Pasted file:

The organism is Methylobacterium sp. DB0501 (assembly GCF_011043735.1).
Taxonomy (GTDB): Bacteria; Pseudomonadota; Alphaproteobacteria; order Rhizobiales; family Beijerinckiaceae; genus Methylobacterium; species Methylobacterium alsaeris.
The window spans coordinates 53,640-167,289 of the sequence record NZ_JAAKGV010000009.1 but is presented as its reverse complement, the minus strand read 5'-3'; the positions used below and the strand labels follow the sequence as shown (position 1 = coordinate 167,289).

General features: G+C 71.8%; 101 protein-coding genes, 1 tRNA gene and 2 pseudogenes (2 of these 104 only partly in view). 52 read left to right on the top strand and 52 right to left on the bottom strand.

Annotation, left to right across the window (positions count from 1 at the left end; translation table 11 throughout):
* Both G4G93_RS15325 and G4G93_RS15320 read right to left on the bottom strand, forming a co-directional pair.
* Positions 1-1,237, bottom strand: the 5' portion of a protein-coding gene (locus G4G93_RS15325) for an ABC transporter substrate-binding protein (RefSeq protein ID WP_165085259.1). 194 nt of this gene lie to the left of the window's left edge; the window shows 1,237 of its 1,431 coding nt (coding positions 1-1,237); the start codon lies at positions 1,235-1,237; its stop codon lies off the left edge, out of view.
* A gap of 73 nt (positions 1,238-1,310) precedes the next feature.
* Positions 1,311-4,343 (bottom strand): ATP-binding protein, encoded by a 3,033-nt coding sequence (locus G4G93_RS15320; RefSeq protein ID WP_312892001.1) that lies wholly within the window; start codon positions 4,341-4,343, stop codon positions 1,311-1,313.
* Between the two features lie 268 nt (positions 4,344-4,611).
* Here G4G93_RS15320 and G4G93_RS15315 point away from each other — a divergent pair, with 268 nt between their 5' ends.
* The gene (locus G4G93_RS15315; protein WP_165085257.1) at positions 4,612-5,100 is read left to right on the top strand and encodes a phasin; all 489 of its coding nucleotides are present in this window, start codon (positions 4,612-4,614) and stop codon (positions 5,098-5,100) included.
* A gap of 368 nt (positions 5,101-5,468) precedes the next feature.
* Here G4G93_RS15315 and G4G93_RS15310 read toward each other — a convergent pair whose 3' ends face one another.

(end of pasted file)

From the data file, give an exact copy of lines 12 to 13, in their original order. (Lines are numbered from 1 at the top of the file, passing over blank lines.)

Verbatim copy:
* The gene (locus G4G93_RS15315; protein WP_165085257.1) at positions 4,612-5,100 is read left to right on the top strand and encodes a phasin; all 489 of its coding nucleotides are present in this window, start codon (positions 4,612-4,614) and stop codon (positions 5,098-5,100) included.
* A gap of 368 nt (positions 5,101-5,468) precedes the next feature.